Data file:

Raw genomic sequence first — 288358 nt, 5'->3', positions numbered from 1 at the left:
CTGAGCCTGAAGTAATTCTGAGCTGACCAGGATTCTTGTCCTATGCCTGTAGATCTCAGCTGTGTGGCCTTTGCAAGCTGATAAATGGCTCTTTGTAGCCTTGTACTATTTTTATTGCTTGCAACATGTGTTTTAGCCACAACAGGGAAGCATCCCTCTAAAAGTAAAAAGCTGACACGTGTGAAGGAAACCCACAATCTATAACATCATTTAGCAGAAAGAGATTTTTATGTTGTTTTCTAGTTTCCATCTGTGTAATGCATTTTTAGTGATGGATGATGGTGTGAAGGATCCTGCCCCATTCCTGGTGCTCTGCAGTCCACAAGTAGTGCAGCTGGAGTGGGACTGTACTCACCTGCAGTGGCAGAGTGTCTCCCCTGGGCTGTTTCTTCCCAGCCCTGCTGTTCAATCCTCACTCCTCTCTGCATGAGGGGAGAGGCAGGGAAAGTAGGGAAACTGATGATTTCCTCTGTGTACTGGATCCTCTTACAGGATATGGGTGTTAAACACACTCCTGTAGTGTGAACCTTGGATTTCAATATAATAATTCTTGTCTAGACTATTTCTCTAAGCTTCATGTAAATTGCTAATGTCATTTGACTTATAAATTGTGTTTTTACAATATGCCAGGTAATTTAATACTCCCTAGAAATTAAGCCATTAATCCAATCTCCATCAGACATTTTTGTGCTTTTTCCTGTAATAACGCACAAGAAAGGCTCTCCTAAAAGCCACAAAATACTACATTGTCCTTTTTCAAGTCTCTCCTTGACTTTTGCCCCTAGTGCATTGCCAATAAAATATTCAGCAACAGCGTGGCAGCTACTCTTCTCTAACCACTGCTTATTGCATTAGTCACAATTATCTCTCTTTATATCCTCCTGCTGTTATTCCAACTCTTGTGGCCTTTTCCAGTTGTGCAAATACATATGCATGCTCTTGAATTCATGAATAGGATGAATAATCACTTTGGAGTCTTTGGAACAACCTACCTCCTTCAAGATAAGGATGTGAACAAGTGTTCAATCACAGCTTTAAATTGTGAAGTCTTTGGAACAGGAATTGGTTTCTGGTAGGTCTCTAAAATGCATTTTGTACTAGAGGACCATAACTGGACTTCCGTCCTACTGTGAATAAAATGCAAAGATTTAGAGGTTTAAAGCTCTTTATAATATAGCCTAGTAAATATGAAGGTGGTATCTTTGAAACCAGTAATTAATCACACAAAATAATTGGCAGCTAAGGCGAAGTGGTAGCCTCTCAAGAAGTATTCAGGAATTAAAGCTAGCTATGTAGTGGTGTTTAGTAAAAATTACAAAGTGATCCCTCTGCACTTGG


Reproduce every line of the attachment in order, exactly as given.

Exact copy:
Raw genomic sequence first — 288358 nt, 5'->3', positions numbered from 1 at the left:
CTGAGCCTGAAGTAATTCTGAGCTGACCAGGATTCTTGTCCTATGCCTGTAGATCTCAGCTGTGTGGCCTTTGCAAGCTGATAAATGGCTCTTTGTAGCCTTGTACTATTTTTATTGCTTGCAACATGTGTTTTAGCCACAACAGGGAAGCATCCCTCTAAAAGTAAAAAGCTGACACGTGTGAAGGAAACCCACAATCTATAACATCATTTAGCAGAAAGAGATTTTTATGTTGTTTTCTAGTTTCCATCTGTGTAATGCATTTTTAGTGATGGATGATGGTGTGAAGGATCCTGCCCCATTCCTGGTGCTCTGCAGTCCACAAGTAGTGCAGCTGGAGTGGGACTGTACTCACCTGCAGTGGCAGAGTGTCTCCCCTGGGCTGTTTCTTCCCAGCCCTGCTGTTCAATCCTCACTCCTCTCTGCATGAGGGGAGAGGCAGGGAAAGTAGGGAAACTGATGATTTCCTCTGTGTACTGGATCCTCTTACAGGATATGGGTGTTAAACACACTCCTGTAGTGTGAACCTTGGATTTCAATATAATAATTCTTGTCTAGACTATTTCTCTAAGCTTCATGTAAATTGCTAATGTCATTTGACTTATAAATTGTGTTTTTACAATATGCCAGGTAATTTAATACTCCCTAGAAATTAAGCCATTAATCCAATCTCCATCAGACATTTTTGTGCTTTTTCCTGTAATAACGCACAAGAAAGGCTCTCCTAAAAGCCACAAAATACTACATTGTCCTTTTTCAAGTCTCTCCTTGACTTTTGCCCCTAGTGCATTGCCAATAAAATATTCAGCAACAGCGTGGCAGCTACTCTTCTCTAACCACTGCTTATTGCATTAGTCACAATTATCTCTCTTTATATCCTCCTGCTGTTATTCCAACTCTTGTGGCCTTTTCCAGTTGTGCAAATACATATGCATGCTCTTGAATTCATGAATAGGATGAATAATCACTTTGGAGTCTTTGGAACAACCTACCTCCTTCAAGATAAGGATGTGAACAAGTGTTCAATCACAGCTTTAAATTGTGAAGTCTTTGGAACAGGAATTGGTTTCTGGTAGGTCTCTAAAATGCATTTTGTACTAGAGGACCATAACTGGACTTCCGTCCTACTGTGAATAAAATGCAAAGATTTAGAGGTTTAAAGCTCTTTATAATATAGCCTAGTAAATATGAAGGTGGTATCTTTGAAACCAGTAATTAATCACACAAAATAATTGGCAGCTAAGGCGAAGTGGTAGCCTCTCAAGAAGTATTCAGGAATTAAAGCTAGCTATGTAGTGGTGTTTAGTAAAAATTACAAAGTGATCCCTCTGCACTTGG